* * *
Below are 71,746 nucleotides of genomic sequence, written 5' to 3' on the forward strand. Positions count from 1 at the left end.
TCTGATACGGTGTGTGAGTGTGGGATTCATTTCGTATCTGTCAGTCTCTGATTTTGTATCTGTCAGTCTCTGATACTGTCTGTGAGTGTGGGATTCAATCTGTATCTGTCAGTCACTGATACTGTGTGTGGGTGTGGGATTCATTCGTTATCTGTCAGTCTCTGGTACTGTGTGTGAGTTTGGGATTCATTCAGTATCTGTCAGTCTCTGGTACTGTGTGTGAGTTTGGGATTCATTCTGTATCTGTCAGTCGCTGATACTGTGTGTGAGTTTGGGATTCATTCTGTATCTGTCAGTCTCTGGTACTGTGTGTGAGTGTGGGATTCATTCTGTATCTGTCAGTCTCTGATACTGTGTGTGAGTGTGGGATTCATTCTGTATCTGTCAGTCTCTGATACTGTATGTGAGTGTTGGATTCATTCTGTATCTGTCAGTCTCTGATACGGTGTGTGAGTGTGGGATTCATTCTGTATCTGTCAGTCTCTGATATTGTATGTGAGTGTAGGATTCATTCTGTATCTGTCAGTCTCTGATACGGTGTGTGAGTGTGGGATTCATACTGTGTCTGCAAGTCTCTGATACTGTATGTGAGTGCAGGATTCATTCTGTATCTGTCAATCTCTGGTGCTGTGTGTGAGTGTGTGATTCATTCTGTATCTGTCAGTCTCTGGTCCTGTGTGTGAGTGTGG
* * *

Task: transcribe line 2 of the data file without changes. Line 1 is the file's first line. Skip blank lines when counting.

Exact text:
TCTGATACGGTGTGTGAGTGTGGGATTCATTTCGTATCTGTCAGTCTCTGATTTTGTATCTGTCAGTCTCTGATACTGTCTGTGAGTGTGGGATTCAATCTGTATCTGTCAGTCACTGATACTGTGTGTGGGTGTGGGATTCATTCGTTATCTGTCAGTCTCTGGTACTGTGTGTGAGTTTGGGATTCATTCAGTATCTGTCAGTCTCTGGTACTGTGTGTGAGTTTGGGATTCATTCTGTATCTGTCAGTCGCTGATACTGTGTGTGAGTTTGGGATTCATTCTGTATCTGTCAGTCTCTGGTACTGTGTGTGAGTGTGGGATTCATTCTGTATCTGTCAGTCTCTGATACTGTGTGTGAGTGTGGGATTCATTCTGTATCTGTCAGTCTCTGATACTGTATGTGAGTGTTGGATTCATTCTGTATCTGTCAGTCTCTGATACGGTGTGTGAGTGTGGGATTCATTCTGTATCTGTCAGTCTCTGATATTGTATGTGAGTGTAGGATTCATTCTGTATCTGTCAGTCTCTGATACGGTGTGTGAGTGTGGGATTCATACTGTGTCTGCAAGTCTCTGATACTGTATGTGAGTGCAGGATTCATTCTGTATCTGTCAATCTCTGGTGCTGTGTGTGAGTGTGTGATTCATTCTGTATCTGTCAGTCTCTGGTCCTGTGTGTGAGTGTGG